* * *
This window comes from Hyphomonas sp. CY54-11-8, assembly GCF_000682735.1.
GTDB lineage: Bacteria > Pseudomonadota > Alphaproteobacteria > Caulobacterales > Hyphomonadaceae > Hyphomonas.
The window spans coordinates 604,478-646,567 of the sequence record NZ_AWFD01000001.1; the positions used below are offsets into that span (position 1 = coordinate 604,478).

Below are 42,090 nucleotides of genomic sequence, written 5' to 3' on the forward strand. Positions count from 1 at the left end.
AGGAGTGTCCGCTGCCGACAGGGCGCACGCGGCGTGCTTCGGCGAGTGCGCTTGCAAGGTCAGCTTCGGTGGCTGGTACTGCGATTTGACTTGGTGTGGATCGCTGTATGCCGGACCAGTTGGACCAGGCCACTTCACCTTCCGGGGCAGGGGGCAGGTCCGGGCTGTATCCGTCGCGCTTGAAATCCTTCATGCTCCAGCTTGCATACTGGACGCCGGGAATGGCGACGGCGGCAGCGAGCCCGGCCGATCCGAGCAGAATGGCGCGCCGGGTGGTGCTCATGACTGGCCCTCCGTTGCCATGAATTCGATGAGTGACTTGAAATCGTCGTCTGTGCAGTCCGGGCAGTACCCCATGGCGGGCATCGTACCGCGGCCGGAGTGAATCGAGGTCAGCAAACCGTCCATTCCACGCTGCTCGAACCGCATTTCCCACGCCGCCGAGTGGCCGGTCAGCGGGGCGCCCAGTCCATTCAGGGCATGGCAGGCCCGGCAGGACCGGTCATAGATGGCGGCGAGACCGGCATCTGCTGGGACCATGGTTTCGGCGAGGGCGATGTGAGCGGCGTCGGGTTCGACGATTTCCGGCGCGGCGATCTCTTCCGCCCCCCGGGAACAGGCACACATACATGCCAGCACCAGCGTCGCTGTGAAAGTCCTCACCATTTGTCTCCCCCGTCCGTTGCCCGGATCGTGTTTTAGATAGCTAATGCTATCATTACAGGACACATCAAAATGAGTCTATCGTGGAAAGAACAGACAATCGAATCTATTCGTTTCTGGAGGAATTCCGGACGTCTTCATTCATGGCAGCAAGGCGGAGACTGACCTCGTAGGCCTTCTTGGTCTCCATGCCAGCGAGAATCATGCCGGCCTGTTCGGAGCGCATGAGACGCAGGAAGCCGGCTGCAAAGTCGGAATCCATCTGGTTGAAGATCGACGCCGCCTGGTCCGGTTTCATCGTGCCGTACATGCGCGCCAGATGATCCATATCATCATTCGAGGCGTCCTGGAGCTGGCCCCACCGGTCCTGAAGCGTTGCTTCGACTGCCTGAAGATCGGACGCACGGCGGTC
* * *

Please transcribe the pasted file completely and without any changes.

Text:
This window comes from Hyphomonas sp. CY54-11-8, assembly GCF_000682735.1.
GTDB lineage: Bacteria > Pseudomonadota > Alphaproteobacteria > Caulobacterales > Hyphomonadaceae > Hyphomonas.
The window spans coordinates 604,478-646,567 of the sequence record NZ_AWFD01000001.1; the positions used below are offsets into that span (position 1 = coordinate 604,478).

Below are 42,090 nucleotides of genomic sequence, written 5' to 3' on the forward strand. Positions count from 1 at the left end.
AGGAGTGTCCGCTGCCGACAGGGCGCACGCGGCGTGCTTCGGCGAGTGCGCTTGCAAGGTCAGCTTCGGTGGCTGGTACTGCGATTTGACTTGGTGTGGATCGCTGTATGCCGGACCAGTTGGACCAGGCCACTTCACCTTCCGGGGCAGGGGGCAGGTCCGGGCTGTATCCGTCGCGCTTGAAATCCTTCATGCTCCAGCTTGCATACTGGACGCCGGGAATGGCGACGGCGGCAGCGAGCCCGGCCGATCCGAGCAGAATGGCGCGCCGGGTGGTGCTCATGACTGGCCCTCCGTTGCCATGAATTCGATGAGTGACTTGAAATCGTCGTCTGTGCAGTCCGGGCAGTACCCCATGGCGGGCATCGTACCGCGGCCGGAGTGAATCGAGGTCAGCAAACCGTCCATTCCACGCTGCTCGAACCGCATTTCCCACGCCGCCGAGTGGCCGGTCAGCGGGGCGCCCAGTCCATTCAGGGCATGGCAGGCCCGGCAGGACCGGTCATAGATGGCGGCGAGACCGGCATCTGCTGGGACCATGGTTTCGGCGAGGGCGATGTGAGCGGCGTCGGGTTCGACGATTTCCGGCGCGGCGATCTCTTCCGCCCCCCGGGAACAGGCACACATACATGCCAGCACCAGCGTCGCTGTGAAAGTCCTCACCATTTGTCTCCCCCGTCCGTTGCCCGGATCGTGTTTTAGATAGCTAATGCTATCATTACAGGACACATCAAAATGAGTCTATCGTGGAAAGAACAGACAATCGAATCTATTCGTTTCTGGAGGAATTCCGGACGTCTTCATTCATGGCAGCAAGGCGGAGACTGACCTCGTAGGCCTTCTTGGTCTCCATGCCAGCGAGAATCATGCCGGCCTGTTCGGAGCGCATGAGACGCAGGAAGCCGGCTGCAAAGTCGGAATCCATCTGGTTGAAGATCGACGCCGCCTGGTCCGGTTTCATCGTGCCGTACATGCGCGCCAGATGATCCATATCATCATTCGAGGCGTCCTGGAGCTGGCCCCACCGGTCCTGAAGCGTTGCTTCGACTGCCTGAAGATCGGACGCACGGCGGTC